When a dispute arose as to the amount payable by the college in respect of its occupation and service charges, the owner sought to evict the college. The college then claimed for wrongful exclusion and damages and, in the context of those proceedings, the court was required to determine the correct legal nature of the college’s occupation, and the necessary implications.
Considering the reality of the facts on the ground and the fact that the parties had not been of equal bargaining power (the college had never taken legal advice), the court found that it was unrealistic to suppose that the parties ever intended that the college’s business and occupation would be interrupted by the owner (and indeed that may have been against the owner’s commercial interest). The court therefore concluded that the college had exclusive possession of the premises and, as a result, regardless of how the documents had been described, its occupation was actually pursuant to a lease.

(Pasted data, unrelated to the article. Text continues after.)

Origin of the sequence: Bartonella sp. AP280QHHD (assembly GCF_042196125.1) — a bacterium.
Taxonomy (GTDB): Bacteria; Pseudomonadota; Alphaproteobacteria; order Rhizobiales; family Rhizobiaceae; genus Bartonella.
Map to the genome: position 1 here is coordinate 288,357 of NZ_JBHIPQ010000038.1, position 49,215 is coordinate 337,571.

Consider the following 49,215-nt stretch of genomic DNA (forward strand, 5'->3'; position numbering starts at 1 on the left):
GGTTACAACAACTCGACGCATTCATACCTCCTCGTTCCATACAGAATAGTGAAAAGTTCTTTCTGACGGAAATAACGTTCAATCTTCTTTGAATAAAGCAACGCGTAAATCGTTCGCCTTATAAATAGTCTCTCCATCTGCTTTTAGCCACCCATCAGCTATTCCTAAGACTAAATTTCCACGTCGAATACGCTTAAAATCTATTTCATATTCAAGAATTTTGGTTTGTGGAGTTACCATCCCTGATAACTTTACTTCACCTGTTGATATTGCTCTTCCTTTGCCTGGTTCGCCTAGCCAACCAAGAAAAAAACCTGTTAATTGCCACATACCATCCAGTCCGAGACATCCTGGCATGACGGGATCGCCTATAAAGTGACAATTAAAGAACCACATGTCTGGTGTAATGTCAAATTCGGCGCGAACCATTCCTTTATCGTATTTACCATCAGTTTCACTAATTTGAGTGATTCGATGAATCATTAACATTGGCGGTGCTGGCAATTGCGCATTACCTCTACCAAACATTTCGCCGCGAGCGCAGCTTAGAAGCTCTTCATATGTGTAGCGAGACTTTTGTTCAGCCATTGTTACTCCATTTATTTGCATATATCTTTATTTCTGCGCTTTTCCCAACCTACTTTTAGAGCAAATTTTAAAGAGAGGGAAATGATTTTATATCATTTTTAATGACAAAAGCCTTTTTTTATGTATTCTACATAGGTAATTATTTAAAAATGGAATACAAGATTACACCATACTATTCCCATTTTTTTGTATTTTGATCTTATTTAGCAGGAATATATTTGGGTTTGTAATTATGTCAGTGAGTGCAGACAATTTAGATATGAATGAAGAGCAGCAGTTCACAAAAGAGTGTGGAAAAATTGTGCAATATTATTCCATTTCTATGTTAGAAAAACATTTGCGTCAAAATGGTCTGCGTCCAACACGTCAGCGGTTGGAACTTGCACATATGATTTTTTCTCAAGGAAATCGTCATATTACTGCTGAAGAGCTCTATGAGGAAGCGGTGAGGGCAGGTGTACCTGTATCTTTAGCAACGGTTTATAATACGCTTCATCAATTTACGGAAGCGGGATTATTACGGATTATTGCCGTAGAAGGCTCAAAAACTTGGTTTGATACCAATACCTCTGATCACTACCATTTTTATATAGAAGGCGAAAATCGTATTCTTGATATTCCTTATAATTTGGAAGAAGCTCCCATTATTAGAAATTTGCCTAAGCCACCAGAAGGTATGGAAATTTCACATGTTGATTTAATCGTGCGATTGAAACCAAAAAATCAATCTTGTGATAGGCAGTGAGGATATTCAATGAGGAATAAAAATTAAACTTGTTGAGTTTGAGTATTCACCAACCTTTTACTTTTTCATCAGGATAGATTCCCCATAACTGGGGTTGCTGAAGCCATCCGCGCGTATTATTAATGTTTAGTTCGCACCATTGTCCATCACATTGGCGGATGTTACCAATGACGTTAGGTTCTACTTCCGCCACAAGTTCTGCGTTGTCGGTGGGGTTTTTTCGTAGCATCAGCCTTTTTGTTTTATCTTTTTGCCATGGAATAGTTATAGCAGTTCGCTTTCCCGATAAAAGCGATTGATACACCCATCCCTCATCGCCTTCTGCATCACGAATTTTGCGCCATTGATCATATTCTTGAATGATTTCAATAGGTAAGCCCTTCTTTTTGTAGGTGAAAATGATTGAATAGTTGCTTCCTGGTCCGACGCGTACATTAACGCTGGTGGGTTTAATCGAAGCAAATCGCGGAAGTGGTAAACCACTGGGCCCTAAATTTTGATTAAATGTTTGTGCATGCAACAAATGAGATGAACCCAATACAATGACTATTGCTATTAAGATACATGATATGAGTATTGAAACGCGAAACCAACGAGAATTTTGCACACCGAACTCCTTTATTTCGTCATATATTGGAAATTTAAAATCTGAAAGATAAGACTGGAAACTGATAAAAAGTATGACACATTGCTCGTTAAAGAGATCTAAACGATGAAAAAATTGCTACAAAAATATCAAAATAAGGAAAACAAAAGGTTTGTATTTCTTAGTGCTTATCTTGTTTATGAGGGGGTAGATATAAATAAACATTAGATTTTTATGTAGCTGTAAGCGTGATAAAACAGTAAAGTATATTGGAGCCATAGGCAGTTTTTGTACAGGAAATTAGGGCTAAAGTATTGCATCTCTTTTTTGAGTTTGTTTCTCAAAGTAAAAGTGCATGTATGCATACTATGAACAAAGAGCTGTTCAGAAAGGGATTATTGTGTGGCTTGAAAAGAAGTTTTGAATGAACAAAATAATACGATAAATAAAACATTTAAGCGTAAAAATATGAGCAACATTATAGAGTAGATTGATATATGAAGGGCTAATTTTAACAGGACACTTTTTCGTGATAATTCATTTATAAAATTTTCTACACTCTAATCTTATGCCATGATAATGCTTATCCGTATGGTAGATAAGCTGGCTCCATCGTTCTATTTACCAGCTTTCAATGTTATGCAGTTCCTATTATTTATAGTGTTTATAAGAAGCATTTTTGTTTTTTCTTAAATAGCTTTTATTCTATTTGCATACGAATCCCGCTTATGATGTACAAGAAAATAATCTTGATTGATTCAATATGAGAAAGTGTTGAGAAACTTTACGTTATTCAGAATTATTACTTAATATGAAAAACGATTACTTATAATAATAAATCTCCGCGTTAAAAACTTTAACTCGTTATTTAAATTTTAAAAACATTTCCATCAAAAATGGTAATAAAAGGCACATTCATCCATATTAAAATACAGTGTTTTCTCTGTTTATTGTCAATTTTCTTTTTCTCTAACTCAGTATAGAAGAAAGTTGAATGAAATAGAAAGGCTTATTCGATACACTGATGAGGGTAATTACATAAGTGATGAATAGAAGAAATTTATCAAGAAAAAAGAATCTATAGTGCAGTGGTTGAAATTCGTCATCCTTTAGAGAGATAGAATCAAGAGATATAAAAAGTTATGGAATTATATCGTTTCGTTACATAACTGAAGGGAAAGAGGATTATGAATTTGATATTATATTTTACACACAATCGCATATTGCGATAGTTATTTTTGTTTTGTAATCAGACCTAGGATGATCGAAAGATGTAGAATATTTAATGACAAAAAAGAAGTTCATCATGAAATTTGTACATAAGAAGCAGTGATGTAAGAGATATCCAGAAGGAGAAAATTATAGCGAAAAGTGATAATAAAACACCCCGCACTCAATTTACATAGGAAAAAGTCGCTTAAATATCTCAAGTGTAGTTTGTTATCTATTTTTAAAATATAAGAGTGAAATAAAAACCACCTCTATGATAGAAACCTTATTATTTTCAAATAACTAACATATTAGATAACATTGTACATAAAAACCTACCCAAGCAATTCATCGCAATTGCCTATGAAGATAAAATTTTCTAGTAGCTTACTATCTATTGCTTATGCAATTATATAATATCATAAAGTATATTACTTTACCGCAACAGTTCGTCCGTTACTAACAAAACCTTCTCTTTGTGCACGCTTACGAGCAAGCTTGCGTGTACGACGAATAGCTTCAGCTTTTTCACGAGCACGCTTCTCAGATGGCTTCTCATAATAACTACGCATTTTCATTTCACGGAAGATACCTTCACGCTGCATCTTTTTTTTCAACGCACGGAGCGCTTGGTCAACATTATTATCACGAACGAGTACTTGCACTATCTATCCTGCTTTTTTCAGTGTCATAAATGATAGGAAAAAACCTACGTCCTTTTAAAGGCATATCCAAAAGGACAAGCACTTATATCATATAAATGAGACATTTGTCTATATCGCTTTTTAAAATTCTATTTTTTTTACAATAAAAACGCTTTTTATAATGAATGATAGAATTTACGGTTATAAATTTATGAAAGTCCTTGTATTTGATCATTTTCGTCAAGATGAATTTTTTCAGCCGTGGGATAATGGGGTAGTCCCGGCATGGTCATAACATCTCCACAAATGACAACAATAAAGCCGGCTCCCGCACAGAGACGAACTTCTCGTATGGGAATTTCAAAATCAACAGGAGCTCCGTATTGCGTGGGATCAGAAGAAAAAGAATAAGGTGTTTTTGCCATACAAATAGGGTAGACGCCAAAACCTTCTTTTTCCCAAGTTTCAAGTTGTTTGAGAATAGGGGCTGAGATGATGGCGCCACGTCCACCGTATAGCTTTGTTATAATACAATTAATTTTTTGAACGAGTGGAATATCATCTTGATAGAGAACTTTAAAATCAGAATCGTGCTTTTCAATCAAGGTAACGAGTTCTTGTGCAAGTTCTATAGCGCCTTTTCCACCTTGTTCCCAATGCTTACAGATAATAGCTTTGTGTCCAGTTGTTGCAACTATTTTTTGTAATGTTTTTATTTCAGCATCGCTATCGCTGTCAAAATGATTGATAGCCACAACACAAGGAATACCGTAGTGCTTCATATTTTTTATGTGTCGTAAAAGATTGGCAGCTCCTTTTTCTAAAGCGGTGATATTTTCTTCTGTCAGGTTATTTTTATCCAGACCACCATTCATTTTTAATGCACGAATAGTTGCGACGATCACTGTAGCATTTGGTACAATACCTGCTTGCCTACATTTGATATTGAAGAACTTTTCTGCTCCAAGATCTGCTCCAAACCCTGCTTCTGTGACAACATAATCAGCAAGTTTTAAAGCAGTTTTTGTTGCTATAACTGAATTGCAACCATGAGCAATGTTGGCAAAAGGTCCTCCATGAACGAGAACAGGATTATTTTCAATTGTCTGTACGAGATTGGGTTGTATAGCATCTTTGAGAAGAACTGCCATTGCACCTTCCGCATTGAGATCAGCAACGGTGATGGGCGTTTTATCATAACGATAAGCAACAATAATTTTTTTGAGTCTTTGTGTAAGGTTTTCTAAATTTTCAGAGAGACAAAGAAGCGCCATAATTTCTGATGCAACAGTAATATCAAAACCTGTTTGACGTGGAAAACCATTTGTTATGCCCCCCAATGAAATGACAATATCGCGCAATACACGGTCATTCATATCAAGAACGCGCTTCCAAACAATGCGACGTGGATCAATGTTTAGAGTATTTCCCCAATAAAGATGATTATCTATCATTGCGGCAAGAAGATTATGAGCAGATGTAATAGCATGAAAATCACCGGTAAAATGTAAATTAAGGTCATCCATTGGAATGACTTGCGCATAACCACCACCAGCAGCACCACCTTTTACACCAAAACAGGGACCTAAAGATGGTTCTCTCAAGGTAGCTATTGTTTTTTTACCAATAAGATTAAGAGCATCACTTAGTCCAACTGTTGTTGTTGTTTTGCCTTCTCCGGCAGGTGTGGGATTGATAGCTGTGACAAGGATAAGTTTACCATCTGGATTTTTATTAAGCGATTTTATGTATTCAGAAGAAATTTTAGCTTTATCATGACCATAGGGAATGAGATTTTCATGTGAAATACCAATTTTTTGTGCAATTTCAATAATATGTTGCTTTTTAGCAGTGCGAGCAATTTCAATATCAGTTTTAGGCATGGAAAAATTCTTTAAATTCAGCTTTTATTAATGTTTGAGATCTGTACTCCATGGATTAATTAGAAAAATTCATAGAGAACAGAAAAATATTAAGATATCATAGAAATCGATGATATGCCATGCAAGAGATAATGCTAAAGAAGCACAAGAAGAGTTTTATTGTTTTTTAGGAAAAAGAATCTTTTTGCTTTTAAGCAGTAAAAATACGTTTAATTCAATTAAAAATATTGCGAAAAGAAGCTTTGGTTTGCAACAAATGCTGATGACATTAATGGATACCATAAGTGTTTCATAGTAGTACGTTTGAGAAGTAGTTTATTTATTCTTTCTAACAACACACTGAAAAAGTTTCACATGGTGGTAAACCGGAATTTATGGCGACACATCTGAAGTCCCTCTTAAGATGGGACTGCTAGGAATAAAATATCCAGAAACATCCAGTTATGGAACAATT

Furthermore, the documents’ purported exclusion from the 1954 Act was not valid  and so the college did have security of tenure protection after all.
(Finally, even though the college had a protected lease, that did not preclude the right of the owner/landlord to terminate the lease in the event of arrears or another breach by the college – that is, the right of the owner/landlord to forfeit. Unfortunately for the landlord in this case, however, it hadn’t got the law and procedure right in that context either! No valid notice of re-entry had been served prior to the college’s eviction and so the court found that there had been a wrongful exclusion and held the landlord liable to pay damages to the college.)